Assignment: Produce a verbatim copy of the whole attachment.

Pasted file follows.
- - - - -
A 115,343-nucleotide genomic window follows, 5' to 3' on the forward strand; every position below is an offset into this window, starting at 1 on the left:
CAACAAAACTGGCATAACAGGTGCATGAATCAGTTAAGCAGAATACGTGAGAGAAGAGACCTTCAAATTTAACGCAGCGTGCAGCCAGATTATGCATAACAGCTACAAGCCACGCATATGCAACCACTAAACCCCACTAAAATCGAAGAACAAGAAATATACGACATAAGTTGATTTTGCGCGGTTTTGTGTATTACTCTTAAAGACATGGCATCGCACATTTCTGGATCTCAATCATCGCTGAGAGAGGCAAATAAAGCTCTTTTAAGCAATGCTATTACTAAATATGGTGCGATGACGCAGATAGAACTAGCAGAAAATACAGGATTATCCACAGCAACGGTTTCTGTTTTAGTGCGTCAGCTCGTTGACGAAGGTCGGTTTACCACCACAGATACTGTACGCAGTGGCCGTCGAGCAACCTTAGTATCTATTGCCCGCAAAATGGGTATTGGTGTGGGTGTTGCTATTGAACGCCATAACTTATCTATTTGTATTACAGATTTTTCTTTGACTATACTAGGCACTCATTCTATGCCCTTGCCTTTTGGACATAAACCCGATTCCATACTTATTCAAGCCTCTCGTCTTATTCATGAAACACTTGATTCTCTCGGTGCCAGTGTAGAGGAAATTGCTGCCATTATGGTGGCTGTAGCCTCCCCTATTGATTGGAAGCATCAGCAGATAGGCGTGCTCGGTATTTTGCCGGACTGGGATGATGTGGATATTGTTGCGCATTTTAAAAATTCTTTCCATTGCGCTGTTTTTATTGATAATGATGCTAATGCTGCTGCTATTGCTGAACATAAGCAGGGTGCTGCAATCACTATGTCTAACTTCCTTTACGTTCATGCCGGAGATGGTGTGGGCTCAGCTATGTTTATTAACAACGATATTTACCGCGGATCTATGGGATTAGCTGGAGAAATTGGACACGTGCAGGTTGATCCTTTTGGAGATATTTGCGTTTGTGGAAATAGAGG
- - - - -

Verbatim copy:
A 115,343-nucleotide genomic window follows, 5' to 3' on the forward strand; every position below is an offset into this window, starting at 1 on the left:
CAACAAAACTGGCATAACAGGTGCATGAATCAGTTAAGCAGAATACGTGAGAGAAGAGACCTTCAAATTTAACGCAGCGTGCAGCCAGATTATGCATAACAGCTACAAGCCACGCATATGCAACCACTAAACCCCACTAAAATCGAAGAACAAGAAATATACGACATAAGTTGATTTTGCGCGGTTTTGTGTATTACTCTTAAAGACATGGCATCGCACATTTCTGGATCTCAATCATCGCTGAGAGAGGCAAATAAAGCTCTTTTAAGCAATGCTATTACTAAATATGGTGCGATGACGCAGATAGAACTAGCAGAAAATACAGGATTATCCACAGCAACGGTTTCTGTTTTAGTGCGTCAGCTCGTTGACGAAGGTCGGTTTACCACCACAGATACTGTACGCAGTGGCCGTCGAGCAACCTTAGTATCTATTGCCCGCAAAATGGGTATTGGTGTGGGTGTTGCTATTGAACGCCATAACTTATCTATTTGTATTACAGATTTTTCTTTGACTATACTAGGCACTCATTCTATGCCCTTGCCTTTTGGACATAAACCCGATTCCATACTTATTCAAGCCTCTCGTCTTATTCATGAAACACTTGATTCTCTCGGTGCCAGTGTAGAGGAAATTGCTGCCATTATGGTGGCTGTAGCCTCCCCTATTGATTGGAAGCATCAGCAGATAGGCGTGCTCGGTATTTTGCCGGACTGGGATGATGTGGATATTGTTGCGCATTTTAAAAATTCTTTCCATTGCGCTGTTTTTATTGATAATGATGCTAATGCTGCTGCTATTGCTGAACATAAGCAGGGTGCTGCAATCACTATGTCTAACTTCCTTTACGTTCATGCCGGAGATGGTGTGGGCTCAGCTATGTTTATTAACAACGATATTTACCGCGGATCTATGGGATTAGCTGGAGAAATTGGACACGTGCAGGTTGATCCTTTTGGAGATATTTGCGTTTGTGGAAATAGAGG